• yeah python 2.7 here. Going to attempt with explicit reference to json library. Currently re-packaging.
    – kafka
    Jan 20, 2017 at 12:42
  • OK no joy here, in your code you simply return 'hello lambda_helper', I want to return the entire JSON response from the API Get though.... no worries if you don't know I might do a new question
    – kafka
    Jan 20, 2017 at 12:46
  • I return status codes. But yeah, I'm not much into python. It was barely enough to write that script.
    – codepleb
    Jan 20, 2017 at 12:53

I believe you have lambda_function.py on the Lambda console. You need to first create the Lambda function deployment package, and then use the console to upload the package.

  • You create a directory, for example project-dir on your system (locally)
  • create lambda_function.py in project-dir, copy the content of lambda_function.py from lambda console and paste it in project-dir/lambda_function.py
  • pip install requests -t /path/to/project-dir
  • Zip the content of the project-dir directory, which is your deployment package (Zip the directory content, not the directory)

Go to the Lambda console, select upload zip file in code entry type and upload your deployment package. Import requests should work without any error.

  • 2
    you can use pip install requests -t . (that's a dot after the -t) from within the directory containing your lambda_function.py rather than typing out the full project dir path. (form qarly_blue's answer). Bonus: Also works on windows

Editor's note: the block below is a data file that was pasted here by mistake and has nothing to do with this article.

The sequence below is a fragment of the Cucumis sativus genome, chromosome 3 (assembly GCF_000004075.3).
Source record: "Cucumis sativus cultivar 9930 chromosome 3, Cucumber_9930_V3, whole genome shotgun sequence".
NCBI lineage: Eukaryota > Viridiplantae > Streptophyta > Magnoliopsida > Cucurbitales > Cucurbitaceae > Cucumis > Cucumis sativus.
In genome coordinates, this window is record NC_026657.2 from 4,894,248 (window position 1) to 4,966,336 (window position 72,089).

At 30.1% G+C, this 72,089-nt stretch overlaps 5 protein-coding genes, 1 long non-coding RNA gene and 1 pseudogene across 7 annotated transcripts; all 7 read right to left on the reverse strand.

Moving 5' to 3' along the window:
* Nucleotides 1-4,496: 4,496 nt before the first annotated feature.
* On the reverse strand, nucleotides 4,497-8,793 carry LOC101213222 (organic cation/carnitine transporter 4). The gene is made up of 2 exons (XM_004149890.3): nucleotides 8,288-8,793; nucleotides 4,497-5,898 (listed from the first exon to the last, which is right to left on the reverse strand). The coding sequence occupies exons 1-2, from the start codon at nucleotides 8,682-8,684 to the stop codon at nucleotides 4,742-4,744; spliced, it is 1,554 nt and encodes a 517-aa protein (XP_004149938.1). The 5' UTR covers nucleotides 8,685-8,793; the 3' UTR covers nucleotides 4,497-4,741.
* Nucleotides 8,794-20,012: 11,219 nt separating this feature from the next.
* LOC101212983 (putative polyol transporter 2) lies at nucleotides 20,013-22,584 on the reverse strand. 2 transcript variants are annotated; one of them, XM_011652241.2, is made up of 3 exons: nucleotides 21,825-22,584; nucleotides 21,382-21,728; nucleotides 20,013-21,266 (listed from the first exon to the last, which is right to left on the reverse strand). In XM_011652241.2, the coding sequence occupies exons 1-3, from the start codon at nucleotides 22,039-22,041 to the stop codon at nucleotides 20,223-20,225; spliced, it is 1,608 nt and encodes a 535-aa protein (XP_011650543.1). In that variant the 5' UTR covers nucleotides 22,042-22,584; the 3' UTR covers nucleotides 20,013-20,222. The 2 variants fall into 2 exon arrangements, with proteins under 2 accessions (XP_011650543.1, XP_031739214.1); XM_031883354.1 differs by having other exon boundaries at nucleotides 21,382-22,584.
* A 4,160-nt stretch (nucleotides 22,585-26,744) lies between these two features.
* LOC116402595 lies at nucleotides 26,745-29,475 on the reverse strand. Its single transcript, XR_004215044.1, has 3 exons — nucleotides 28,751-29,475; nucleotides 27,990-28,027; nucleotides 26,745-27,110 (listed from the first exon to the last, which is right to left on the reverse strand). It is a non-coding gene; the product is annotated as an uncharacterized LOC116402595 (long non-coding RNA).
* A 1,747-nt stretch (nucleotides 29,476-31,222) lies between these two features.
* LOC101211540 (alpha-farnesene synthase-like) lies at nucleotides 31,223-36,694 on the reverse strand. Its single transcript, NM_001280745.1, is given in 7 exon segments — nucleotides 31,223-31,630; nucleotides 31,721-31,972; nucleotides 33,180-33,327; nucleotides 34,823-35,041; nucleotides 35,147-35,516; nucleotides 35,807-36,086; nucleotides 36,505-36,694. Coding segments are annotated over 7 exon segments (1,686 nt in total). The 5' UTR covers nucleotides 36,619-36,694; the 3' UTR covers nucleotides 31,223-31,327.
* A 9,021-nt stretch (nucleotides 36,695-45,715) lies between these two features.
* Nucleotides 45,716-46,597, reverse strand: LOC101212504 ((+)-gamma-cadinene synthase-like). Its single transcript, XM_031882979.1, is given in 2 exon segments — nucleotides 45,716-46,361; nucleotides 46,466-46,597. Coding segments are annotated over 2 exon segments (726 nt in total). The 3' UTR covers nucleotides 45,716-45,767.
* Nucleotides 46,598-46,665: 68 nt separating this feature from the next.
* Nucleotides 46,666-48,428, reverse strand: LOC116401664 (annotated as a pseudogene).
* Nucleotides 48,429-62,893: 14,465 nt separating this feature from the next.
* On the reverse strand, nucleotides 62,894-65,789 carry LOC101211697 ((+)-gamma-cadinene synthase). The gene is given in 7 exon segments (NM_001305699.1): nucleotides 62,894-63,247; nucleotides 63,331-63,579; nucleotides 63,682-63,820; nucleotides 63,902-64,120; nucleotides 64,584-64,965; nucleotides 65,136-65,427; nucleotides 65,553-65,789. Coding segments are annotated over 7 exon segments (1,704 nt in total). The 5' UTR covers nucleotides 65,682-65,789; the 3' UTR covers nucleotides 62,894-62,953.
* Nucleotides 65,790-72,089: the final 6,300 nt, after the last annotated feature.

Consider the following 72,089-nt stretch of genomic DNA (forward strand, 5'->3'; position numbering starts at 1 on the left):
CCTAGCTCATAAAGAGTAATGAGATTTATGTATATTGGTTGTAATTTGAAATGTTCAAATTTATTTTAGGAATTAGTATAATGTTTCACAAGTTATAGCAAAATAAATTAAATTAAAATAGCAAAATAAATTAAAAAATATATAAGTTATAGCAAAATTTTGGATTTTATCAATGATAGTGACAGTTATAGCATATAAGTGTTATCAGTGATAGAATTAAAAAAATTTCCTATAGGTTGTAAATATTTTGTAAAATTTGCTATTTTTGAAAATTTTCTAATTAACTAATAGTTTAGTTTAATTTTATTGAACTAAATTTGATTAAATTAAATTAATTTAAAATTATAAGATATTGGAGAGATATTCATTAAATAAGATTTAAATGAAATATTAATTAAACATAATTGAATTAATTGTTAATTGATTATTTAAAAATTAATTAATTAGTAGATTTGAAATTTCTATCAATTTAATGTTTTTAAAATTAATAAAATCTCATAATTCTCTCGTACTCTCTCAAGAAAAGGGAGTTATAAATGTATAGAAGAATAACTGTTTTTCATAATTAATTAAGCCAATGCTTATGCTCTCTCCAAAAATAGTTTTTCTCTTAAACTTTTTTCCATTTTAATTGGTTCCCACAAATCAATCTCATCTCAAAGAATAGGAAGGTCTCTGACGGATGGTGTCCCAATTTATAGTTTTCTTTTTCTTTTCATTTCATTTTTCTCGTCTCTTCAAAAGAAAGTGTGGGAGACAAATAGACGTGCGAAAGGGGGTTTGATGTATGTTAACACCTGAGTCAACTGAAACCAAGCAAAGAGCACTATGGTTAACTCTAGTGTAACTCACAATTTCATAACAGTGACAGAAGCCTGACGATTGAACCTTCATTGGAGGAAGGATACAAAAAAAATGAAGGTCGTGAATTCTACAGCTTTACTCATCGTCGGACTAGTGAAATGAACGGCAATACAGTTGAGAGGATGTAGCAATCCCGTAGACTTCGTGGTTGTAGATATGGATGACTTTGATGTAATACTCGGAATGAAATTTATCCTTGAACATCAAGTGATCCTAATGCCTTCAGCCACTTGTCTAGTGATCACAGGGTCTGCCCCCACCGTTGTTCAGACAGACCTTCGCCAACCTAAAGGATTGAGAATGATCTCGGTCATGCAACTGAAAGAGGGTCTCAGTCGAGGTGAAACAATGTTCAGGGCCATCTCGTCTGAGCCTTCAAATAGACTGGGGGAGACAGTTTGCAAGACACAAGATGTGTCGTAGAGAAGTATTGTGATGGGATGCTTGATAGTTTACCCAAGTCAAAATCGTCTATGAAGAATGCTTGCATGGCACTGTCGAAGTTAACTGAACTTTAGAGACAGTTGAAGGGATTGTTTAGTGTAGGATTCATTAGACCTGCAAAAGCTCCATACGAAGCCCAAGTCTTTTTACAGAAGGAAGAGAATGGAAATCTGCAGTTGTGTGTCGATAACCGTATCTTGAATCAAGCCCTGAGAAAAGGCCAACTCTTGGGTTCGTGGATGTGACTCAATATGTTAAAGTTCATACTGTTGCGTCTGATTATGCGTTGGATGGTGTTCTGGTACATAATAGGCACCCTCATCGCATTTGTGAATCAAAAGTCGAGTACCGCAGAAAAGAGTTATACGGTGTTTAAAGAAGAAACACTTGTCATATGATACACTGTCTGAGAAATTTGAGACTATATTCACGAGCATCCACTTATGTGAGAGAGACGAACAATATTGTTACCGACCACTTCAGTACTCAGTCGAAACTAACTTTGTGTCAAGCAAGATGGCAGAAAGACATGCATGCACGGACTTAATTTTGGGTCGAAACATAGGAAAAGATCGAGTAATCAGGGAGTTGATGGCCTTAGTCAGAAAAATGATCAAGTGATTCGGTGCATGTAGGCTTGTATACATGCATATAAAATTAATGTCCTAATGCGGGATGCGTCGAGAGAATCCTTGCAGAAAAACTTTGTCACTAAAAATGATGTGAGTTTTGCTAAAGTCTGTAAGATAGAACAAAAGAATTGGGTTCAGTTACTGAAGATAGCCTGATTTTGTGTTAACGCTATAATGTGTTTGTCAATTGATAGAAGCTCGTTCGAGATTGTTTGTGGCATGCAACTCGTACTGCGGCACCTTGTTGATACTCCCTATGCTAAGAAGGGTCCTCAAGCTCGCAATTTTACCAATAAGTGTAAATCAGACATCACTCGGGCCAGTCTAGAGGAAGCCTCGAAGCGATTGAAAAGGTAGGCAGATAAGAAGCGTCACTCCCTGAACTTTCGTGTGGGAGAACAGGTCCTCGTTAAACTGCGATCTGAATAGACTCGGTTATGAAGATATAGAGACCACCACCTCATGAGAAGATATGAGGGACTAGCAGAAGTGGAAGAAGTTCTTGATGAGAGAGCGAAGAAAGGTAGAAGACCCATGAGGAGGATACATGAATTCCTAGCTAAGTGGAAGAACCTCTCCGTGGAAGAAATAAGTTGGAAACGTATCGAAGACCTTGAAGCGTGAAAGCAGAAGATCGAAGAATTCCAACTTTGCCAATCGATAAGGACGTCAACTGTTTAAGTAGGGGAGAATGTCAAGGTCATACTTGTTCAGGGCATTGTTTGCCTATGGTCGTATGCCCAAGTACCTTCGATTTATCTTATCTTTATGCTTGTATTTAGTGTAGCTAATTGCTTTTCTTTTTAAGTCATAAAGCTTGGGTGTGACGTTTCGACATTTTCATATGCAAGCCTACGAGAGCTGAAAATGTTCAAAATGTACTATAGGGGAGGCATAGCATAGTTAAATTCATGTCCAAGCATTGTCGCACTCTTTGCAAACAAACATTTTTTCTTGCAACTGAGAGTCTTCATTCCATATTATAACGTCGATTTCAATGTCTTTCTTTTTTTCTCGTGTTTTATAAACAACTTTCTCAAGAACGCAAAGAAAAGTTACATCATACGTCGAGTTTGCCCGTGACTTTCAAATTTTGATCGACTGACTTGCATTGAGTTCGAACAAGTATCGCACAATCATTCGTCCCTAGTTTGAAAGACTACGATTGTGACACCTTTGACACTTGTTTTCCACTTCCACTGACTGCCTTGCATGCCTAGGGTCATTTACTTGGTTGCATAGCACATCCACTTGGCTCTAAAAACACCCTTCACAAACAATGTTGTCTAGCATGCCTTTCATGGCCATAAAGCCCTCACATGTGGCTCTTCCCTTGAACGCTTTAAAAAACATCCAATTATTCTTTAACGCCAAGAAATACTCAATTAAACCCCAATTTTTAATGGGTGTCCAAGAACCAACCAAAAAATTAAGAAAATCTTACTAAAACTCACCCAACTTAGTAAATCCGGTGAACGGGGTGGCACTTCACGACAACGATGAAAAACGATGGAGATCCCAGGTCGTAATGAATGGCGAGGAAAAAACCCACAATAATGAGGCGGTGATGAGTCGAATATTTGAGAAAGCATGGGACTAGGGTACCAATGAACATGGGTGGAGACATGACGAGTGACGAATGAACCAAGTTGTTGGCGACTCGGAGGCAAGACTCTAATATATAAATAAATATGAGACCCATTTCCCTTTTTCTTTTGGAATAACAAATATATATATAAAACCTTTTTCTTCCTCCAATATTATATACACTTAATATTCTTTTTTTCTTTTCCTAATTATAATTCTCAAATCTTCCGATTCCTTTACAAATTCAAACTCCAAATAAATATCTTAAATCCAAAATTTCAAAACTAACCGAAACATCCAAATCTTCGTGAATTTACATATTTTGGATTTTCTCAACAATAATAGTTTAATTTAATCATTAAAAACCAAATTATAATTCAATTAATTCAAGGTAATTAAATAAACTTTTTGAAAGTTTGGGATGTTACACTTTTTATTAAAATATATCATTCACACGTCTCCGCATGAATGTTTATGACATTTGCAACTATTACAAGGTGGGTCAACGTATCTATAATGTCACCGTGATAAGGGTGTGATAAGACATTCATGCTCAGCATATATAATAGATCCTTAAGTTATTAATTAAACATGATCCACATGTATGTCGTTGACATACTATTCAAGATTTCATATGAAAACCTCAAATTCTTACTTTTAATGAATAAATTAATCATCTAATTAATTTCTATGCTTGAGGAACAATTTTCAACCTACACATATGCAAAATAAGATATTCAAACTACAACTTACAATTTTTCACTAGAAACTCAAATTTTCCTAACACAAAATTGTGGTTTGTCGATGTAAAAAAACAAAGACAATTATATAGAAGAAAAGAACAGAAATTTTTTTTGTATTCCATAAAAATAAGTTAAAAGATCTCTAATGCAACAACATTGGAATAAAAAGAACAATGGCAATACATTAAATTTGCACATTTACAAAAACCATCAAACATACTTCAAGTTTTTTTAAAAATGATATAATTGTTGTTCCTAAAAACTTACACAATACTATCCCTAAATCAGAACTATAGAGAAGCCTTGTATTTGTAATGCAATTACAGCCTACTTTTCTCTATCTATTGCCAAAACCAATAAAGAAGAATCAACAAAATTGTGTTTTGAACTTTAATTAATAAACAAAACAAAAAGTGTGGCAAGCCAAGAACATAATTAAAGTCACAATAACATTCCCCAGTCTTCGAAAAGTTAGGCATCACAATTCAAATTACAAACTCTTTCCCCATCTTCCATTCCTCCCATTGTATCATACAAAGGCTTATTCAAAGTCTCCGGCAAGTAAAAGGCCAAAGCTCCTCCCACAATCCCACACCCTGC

– Hansang
    Jan 13, 2020 at 11:33

Most of the comments somehow correct, but not enough informative for AWS beginners. Here is my long resume what needs to be done for accessing requests functionality:

1. Creates root folder for AWS Lambda function
% mkdir lambda-function
2. Go inside crated root folder
% cd lambda-function
3. Create entry point Python file for AWS Lambda.
% vi lambda_function.py
4. Paste a code into lambda_function.py
import requests
def lambda_handler(event, context):   
    response = requests.get("https://www.test.com/")
    return response.text 
5. Install requests library. Note:package folder created
% pip install --target ./package requests
6. Go inside package
% cd package
7. Zip package
zip -r ../deployment-package.zip .
8. Go into parent folder
% cd ..
9. Zip deployment packge and lambda function file
% zip -g deployment-package.zip lambda_function.py
  1. In the AWS Lambda functions tap "Upload from" and pick ".zip file". Navigate to your zip package zip file: deployment-package.zip.
  2. After upload all files will be inside AWS Lambda function.